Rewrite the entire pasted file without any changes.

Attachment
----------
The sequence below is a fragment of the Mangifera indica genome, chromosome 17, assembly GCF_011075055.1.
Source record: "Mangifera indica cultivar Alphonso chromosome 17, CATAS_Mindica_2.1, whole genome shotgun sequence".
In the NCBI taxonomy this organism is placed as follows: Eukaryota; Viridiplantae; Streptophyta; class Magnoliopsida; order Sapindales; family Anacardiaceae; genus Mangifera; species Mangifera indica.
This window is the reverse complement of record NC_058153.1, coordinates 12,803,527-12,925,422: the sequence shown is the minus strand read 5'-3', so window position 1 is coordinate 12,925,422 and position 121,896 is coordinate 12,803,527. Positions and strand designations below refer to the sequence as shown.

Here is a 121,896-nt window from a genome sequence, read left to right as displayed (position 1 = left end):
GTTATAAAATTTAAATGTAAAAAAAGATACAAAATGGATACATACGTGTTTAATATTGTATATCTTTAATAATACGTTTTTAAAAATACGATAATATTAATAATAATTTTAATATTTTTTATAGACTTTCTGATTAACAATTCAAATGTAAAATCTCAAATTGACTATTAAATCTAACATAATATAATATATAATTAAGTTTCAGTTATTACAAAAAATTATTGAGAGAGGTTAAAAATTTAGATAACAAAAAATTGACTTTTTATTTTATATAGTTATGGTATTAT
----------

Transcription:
The sequence below is a fragment of the Mangifera indica genome, chromosome 17, assembly GCF_011075055.1.
Source record: "Mangifera indica cultivar Alphonso chromosome 17, CATAS_Mindica_2.1, whole genome shotgun sequence".
In the NCBI taxonomy this organism is placed as follows: Eukaryota; Viridiplantae; Streptophyta; class Magnoliopsida; order Sapindales; family Anacardiaceae; genus Mangifera; species Mangifera indica.
This window is the reverse complement of record NC_058153.1, coordinates 12,803,527-12,925,422: the sequence shown is the minus strand read 5'-3', so window position 1 is coordinate 12,925,422 and position 121,896 is coordinate 12,803,527. Positions and strand designations below refer to the sequence as shown.

Here is a 121,896-nt window from a genome sequence, read left to right as displayed (position 1 = left end):
GTTATAAAATTTAAATGTAAAAAAAGATACAAAATGGATACATACGTGTTTAATATTGTATATCTTTAATAATACGTTTTTAAAAATACGATAATATTAATAATAATTTTAATATTTTTTATAGACTTTCTGATTAACAATTCAAATGTAAAATCTCAAATTGACTATTAAATCTAACATAATATAATATATAATTAAGTTTCAGTTATTACAAAAAATTATTGAGAGAGGTTAAAAATTTAGATAACAAAAAATTGACTTTTTATTTTATATAGTTATGGTATTAT